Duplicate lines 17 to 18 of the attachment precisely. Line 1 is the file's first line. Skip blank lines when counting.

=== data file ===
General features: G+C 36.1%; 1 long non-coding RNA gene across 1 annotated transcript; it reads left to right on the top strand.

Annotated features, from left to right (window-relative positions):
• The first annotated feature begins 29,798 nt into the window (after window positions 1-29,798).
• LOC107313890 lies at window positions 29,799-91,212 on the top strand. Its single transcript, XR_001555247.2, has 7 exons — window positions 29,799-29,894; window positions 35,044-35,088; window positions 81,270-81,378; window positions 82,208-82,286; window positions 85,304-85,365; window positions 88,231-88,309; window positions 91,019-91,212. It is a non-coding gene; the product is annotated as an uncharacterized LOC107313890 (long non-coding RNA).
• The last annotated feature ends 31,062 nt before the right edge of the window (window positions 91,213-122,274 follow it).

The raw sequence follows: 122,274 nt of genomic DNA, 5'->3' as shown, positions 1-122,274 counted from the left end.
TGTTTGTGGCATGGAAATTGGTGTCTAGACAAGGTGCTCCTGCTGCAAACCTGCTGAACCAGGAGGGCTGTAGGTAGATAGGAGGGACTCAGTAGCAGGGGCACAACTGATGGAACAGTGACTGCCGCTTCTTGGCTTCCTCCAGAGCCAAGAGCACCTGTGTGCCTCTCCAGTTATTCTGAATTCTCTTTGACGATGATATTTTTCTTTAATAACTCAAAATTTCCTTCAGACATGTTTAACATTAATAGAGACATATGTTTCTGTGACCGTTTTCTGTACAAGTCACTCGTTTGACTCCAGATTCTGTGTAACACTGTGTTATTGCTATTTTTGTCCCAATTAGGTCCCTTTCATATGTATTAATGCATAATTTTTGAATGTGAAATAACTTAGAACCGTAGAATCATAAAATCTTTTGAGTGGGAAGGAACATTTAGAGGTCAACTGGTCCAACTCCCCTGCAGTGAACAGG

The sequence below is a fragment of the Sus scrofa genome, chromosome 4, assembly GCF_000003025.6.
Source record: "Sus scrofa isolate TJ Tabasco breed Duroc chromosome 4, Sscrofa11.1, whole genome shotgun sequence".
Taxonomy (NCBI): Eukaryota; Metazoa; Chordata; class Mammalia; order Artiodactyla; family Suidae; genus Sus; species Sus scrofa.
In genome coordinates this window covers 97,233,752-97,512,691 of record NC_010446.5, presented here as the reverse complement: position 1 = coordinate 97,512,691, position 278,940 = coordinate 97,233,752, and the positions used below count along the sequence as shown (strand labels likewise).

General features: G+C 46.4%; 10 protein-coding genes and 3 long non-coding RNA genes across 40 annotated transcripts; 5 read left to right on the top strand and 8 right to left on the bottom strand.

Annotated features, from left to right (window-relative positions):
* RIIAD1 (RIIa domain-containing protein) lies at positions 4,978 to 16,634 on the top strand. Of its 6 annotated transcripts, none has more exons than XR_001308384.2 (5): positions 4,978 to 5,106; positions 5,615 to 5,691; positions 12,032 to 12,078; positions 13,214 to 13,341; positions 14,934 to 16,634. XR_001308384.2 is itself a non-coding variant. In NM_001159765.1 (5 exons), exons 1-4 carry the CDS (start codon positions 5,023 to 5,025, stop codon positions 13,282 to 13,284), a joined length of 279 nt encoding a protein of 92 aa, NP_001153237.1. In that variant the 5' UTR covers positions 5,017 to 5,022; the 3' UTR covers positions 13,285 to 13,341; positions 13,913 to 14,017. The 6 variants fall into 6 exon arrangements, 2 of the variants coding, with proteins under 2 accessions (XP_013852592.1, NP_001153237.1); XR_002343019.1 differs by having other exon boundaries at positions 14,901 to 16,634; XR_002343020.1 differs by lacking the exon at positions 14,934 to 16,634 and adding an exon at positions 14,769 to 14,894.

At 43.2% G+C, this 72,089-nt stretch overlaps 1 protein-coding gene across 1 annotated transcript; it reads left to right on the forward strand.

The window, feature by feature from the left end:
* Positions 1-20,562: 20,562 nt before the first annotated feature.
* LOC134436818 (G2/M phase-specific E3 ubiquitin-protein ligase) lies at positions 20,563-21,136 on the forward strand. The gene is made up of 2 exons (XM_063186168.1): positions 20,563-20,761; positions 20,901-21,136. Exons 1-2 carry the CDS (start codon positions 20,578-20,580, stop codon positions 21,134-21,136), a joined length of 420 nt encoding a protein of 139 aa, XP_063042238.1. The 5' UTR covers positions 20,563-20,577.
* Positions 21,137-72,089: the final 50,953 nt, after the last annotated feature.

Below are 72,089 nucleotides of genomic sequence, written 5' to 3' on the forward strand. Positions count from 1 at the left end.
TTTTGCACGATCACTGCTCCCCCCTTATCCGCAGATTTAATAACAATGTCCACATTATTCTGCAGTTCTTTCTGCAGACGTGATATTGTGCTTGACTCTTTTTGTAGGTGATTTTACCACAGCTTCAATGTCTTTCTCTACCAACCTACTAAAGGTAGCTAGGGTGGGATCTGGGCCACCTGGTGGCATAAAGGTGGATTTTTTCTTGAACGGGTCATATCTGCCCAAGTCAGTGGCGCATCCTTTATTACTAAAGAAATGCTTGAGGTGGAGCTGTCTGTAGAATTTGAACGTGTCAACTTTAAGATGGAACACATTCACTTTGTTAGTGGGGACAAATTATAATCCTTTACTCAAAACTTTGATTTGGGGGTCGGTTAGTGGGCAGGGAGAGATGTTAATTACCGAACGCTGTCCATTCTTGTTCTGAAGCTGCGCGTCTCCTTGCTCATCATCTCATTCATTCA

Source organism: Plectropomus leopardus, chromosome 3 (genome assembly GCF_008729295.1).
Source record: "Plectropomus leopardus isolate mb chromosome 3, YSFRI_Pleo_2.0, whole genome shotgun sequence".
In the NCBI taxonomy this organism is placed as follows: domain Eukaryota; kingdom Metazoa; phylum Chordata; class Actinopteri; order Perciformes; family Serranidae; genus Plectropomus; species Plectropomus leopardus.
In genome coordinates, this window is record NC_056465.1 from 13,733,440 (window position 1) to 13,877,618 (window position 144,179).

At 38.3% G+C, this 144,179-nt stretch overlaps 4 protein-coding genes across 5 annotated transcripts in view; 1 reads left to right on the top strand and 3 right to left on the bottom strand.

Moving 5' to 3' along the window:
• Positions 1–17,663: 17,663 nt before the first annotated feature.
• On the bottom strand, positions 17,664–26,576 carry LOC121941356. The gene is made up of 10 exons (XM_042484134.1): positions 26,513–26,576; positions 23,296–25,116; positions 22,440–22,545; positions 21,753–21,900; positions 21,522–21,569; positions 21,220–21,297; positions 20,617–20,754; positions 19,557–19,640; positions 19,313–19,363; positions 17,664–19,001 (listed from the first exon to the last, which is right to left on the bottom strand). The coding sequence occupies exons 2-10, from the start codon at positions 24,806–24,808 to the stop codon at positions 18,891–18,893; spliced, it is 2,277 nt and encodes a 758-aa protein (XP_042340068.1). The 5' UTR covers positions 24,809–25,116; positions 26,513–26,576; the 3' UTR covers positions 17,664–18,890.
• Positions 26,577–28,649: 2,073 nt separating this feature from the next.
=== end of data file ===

* Positions 1-20,562: 20,562 nt before the first annotated feature.
* LOC134436818 (G2/M phase-specific E3 ubiquitin-protein ligase) lies at positions 20,563-21,136 on the forward strand. The gene is made up of 2 exons (XM_063186168.1): positions 20,563-20,761; positions 20,901-21,136. Exons 1-2 carry the CDS (start codon positions 20,578-20,580, stop codon positions 21,134-21,136), a joined length of 420 nt encoding a protein of 139 aa, XP_063042238.1. The 5' UTR covers positions 20,563-20,577.